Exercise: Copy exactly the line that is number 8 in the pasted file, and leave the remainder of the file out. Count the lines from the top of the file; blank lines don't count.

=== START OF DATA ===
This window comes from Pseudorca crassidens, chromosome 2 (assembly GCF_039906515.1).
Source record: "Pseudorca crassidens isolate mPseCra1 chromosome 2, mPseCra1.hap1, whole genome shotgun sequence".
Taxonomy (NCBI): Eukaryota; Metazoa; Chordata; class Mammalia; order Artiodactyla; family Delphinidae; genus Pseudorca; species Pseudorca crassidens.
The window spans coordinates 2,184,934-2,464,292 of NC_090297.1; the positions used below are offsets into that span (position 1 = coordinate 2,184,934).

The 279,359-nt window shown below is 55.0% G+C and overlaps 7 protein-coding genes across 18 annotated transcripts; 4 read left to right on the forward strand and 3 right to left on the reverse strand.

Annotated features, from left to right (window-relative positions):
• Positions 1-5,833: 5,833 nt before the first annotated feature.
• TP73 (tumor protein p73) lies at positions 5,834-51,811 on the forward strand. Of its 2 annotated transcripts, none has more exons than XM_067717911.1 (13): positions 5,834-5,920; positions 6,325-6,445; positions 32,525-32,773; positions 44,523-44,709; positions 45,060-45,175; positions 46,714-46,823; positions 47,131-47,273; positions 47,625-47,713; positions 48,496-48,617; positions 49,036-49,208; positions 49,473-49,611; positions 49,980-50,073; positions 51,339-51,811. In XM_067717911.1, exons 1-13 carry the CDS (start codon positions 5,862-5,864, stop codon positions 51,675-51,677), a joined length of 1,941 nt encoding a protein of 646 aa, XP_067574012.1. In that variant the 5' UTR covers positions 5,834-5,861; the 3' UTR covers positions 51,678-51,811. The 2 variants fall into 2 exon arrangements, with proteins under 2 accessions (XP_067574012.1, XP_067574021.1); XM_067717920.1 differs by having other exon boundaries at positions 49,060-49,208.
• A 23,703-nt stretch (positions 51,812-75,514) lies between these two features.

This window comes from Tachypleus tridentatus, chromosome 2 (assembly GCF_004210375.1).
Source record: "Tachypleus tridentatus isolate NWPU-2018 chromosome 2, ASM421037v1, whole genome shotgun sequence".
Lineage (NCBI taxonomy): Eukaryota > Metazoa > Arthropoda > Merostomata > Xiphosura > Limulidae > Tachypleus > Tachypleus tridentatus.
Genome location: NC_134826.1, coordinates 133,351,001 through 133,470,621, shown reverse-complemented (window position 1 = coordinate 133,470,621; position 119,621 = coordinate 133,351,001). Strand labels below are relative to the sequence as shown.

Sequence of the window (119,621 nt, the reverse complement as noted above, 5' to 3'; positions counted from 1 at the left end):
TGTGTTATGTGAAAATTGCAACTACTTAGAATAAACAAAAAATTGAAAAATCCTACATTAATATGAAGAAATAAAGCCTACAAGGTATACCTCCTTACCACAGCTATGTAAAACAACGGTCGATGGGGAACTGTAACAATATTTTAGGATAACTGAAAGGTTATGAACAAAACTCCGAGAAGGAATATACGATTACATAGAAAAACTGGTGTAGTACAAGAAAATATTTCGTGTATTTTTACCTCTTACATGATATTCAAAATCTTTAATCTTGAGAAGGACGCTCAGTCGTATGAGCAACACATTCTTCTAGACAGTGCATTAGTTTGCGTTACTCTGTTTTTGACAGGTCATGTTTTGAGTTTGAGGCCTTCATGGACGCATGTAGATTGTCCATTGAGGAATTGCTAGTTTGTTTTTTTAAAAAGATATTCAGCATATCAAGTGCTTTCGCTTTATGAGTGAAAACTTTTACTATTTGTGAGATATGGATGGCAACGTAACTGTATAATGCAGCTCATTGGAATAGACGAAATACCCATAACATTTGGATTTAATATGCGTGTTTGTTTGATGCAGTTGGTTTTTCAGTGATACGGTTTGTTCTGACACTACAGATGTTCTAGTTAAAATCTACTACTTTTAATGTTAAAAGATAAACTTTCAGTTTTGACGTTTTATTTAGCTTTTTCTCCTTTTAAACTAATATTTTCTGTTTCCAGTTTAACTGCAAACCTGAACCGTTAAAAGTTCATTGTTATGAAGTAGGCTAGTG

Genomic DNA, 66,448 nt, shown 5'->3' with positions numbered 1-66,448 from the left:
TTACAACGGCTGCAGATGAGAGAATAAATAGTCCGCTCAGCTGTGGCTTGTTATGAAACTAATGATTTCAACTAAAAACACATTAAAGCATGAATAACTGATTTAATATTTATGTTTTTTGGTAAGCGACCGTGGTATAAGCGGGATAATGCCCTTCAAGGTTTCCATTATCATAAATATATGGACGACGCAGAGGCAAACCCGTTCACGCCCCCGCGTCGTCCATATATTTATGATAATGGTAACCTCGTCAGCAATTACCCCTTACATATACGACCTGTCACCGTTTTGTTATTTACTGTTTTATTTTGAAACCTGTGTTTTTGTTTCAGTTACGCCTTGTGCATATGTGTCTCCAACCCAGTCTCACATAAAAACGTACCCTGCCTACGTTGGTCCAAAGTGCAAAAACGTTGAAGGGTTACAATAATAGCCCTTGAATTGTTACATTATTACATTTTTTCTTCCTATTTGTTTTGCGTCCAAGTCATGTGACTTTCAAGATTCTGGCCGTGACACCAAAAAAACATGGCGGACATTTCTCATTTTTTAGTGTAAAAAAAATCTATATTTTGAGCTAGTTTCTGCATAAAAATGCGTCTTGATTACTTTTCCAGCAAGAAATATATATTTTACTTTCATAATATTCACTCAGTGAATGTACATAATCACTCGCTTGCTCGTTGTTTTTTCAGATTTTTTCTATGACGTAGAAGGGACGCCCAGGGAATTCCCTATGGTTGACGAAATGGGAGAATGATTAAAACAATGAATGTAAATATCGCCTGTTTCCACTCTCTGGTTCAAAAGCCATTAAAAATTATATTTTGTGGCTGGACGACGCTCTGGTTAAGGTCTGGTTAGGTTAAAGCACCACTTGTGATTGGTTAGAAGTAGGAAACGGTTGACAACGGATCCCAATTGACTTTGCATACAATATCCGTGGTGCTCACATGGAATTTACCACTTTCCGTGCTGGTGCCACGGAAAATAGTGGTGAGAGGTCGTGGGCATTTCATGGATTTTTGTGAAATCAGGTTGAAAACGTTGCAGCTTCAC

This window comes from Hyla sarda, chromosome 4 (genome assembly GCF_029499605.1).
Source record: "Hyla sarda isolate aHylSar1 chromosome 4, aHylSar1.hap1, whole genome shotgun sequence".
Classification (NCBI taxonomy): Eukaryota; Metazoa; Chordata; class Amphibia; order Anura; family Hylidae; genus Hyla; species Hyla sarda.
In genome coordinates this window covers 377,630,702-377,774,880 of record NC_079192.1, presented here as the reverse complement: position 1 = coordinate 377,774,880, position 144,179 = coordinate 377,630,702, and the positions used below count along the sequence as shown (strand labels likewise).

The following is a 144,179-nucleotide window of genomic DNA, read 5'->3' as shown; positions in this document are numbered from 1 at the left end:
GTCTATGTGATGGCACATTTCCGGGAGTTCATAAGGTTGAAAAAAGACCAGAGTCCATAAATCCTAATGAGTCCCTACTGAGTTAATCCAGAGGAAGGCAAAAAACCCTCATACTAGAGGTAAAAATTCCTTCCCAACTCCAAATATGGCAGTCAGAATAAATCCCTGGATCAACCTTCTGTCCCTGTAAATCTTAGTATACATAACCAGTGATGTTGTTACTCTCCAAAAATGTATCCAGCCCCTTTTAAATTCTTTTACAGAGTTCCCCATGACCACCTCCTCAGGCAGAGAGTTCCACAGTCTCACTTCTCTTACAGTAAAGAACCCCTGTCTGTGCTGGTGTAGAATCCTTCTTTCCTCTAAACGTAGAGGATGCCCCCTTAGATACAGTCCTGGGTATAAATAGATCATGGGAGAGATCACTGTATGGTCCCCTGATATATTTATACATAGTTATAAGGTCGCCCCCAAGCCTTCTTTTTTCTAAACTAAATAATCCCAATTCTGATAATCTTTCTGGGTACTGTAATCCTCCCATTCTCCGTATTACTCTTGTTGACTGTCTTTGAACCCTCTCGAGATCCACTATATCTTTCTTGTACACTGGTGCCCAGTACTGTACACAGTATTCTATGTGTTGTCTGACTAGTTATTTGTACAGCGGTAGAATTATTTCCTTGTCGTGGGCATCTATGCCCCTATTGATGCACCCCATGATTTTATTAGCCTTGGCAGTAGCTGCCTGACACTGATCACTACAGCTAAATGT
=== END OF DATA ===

• TP73 (tumor protein p73) lies at positions 5,834-51,811 on the forward strand. Of its 2 annotated transcripts, none has more exons than XM_067717911.1 (13): positions 5,834-5,920; positions 6,325-6,445; positions 32,525-32,773; positions 44,523-44,709; positions 45,060-45,175; positions 46,714-46,823; positions 47,131-47,273; positions 47,625-47,713; positions 48,496-48,617; positions 49,036-49,208; positions 49,473-49,611; positions 49,980-50,073; positions 51,339-51,811. In XM_067717911.1, exons 1-13 carry the CDS (start codon positions 5,862-5,864, stop codon positions 51,675-51,677), a joined length of 1,941 nt encoding a protein of 646 aa, XP_067574012.1. In that variant the 5' UTR covers positions 5,834-5,861; the 3' UTR covers positions 51,678-51,811. The 2 variants fall into 2 exon arrangements, with proteins under 2 accessions (XP_067574012.1, XP_067574021.1); XM_067717920.1 differs by having other exon boundaries at positions 49,060-49,208.